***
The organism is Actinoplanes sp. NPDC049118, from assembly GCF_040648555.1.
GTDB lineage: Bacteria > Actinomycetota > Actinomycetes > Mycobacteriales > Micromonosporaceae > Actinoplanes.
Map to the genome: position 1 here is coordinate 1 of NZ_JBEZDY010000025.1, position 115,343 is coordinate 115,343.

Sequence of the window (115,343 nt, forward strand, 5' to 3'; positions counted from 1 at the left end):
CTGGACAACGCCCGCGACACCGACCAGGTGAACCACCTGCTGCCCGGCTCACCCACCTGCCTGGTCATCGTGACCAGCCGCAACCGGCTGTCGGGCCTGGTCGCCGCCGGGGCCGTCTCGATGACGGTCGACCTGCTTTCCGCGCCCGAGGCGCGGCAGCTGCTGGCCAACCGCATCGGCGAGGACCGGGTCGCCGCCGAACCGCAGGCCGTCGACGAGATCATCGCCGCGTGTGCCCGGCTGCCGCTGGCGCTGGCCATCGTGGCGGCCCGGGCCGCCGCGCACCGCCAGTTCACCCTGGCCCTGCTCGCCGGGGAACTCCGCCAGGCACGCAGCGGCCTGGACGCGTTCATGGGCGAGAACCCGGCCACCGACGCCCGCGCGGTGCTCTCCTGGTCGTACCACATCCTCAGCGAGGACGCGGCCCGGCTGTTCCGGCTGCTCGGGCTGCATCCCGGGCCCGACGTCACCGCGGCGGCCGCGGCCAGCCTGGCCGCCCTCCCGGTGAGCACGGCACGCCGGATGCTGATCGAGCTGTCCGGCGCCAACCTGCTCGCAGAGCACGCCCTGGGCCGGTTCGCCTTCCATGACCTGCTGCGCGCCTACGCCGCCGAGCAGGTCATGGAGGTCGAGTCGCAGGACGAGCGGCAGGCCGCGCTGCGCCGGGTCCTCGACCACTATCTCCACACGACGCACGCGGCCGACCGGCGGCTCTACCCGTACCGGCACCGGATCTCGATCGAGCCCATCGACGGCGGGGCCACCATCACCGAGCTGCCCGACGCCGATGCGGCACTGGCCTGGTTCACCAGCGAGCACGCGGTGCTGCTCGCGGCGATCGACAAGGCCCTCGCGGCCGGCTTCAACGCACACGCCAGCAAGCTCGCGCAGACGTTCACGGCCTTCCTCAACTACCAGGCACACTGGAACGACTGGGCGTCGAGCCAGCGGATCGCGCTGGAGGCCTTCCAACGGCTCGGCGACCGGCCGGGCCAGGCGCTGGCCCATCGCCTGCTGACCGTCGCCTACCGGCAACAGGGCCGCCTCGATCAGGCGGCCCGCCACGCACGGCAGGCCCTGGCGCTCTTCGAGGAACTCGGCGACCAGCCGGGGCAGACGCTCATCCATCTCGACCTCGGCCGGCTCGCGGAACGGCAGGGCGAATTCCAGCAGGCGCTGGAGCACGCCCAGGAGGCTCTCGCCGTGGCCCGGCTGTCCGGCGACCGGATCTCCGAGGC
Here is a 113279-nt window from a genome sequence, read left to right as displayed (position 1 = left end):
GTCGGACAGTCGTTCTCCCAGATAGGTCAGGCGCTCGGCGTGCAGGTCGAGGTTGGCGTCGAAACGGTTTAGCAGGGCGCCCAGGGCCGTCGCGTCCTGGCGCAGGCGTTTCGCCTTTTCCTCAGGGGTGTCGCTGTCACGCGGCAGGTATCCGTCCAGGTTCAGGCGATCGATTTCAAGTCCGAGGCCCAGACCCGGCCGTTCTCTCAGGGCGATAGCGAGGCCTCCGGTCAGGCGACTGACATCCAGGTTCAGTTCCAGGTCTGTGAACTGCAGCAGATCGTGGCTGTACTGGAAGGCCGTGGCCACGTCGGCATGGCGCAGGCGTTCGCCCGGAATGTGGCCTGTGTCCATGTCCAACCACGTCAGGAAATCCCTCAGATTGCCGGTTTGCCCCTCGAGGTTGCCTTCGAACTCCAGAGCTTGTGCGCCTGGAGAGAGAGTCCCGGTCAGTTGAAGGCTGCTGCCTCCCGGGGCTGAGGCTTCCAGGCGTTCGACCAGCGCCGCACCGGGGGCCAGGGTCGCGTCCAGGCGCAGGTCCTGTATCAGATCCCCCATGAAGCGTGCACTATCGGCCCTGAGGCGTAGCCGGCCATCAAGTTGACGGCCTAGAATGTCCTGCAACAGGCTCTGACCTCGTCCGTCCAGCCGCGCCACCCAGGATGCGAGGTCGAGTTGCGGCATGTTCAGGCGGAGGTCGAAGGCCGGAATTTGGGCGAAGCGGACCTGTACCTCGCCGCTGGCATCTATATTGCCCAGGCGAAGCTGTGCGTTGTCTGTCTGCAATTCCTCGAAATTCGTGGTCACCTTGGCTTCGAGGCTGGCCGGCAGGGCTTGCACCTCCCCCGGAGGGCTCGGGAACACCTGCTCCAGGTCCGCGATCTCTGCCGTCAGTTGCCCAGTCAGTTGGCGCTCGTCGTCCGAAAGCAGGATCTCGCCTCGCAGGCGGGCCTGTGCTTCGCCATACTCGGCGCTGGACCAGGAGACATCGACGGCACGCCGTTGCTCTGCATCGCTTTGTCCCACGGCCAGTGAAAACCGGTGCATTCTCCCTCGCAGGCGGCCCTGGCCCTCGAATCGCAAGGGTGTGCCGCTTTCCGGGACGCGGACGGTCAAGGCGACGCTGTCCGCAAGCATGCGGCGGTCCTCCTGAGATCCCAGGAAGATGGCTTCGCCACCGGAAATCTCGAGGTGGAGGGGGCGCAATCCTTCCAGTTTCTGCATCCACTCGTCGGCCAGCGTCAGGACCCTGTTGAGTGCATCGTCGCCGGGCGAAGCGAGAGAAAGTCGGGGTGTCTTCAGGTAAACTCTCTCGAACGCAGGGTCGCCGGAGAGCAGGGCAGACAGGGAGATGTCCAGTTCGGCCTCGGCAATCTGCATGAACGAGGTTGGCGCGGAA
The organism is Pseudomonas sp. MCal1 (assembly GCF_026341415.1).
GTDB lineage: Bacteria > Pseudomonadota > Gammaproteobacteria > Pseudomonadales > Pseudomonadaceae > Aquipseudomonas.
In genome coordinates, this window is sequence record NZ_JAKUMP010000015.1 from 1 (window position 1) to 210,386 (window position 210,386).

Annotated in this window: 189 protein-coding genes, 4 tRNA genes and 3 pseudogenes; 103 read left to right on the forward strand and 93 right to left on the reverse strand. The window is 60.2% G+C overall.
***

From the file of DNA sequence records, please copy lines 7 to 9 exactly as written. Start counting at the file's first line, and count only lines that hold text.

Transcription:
GTCGGACAGTCGTTCTCCCAGATAGGTCAGGCGCTCGGCGTGCAGGTCGAGGTTGGCGTCGAAACGGTTTAGCAGGGCGCCCAGGGCCGTCGCGTCCTGGCGCAGGCGTTTCGCCTTTTCCTCAGGGGTGTCGCTGTCACGCGGCAGGTATCCGTCCAGGTTCAGGCGATCGATTTCAAGTCCGAGGCCCAGACCCGGCCGTTCTCTCAGGGCGATAGCGAGGCCTCCGGTCAGGCGACTGACATCCAGGTTCAGTTCCAGGTCTGTGAACTGCAGCAGATCGTGGCTGTACTGGAAGGCCGTGGCCACGTCGGCATGGCGCAGGCGTTCGCCCGGAATGTGGCCTGTGTCCATGTCCAACCACGTCAGGAAATCCCTCAGATTGCCGGTTTGCCCCTCGAGGTTGCCTTCGAACTCCAGAGCTTGTGCGCCTGGAGAGAGAGTCCCGGTCAGTTGAAGGCTGCTGCCTCCCGGGGCTGAGGCTTCCAGGCGTTCGACCAGCGCCGCACCGGGGGCCAGGGTCGCGTCCAGGCGCAGGTCCTGTATCAGATCCCCCATGAAGCGTGCACTATCGGCCCTGAGGCGTAGCCGGCCATCAAGTTGACGGCCTAGAATGTCCTGCAACAGGCTCTGACCTCGTCCGTCCAGCCGCGCCACCCAGGATGCGAGGTCGAGTTGCGGCATGTTCAGGCGGAGGTCGAAGGCCGGAATTTGGGCGAAGCGGACCTGTACCTCGCCGCTGGCATCTATATTGCCCAGGCGAAGCTGTGCGTTGTCTGTCTGCAATTCCTCGAAATTCGTGGTCACCTTGGCTTCGAGGCTGGCCGGCAGGGCTTGCACCTCCCCCGGAGGGCTCGGGAACACCTGCTCCAGGTCCGCGATCTCTGCCGTCAGTTGCCCAGTCAGTTGGCGCTCGTCGTCCGAAAGCAGGATCTCGCCTCGCAGGCGGGCCTGTGCTTCGCCATACTCGGCGCTGGACCAGGAGACATCGACGGCACGCCGTTGCTCTGCATCGCTTTGTCCCACGGCCAGTGAAAACCGGTGCATTCTCCCTCGCAGGCGGCCCTGGCCCTCGAATCGCAAGGGTGTGCCGCTTTCCGGGACGCGGACGGTCAAGGCGACGCTGTCCGCAAGCATGCGGCGGTCCTCCTGAGATCCCAGGAAGATGGCTTCGCCACCGGAAATCTCGAGGTGGAGGGGGCGCAATCCTTCCAGTTTCTGCATCCACTCGTCGGCCAGCGTCAGGACCCTGTTGAGTGCATCGTCGCCGGGCGAAGCGAGAGAAAGTCGGGGTGTCTTCAGGTAAACTCTCTCGAACGCAGGGTCGCCGGAGAGCAGGGCAGACAGGGAGATGTCCAGTTCGGCCTCGGCAATCTGCATGAACGAGGTTGGCGCGGAA
The organism is Pseudomonas sp. MCal1 (assembly GCF_026341415.1).
GTDB lineage: Bacteria > Pseudomonadota > Gammaproteobacteria > Pseudomonadales > Pseudomonadaceae > Aquipseudomonas.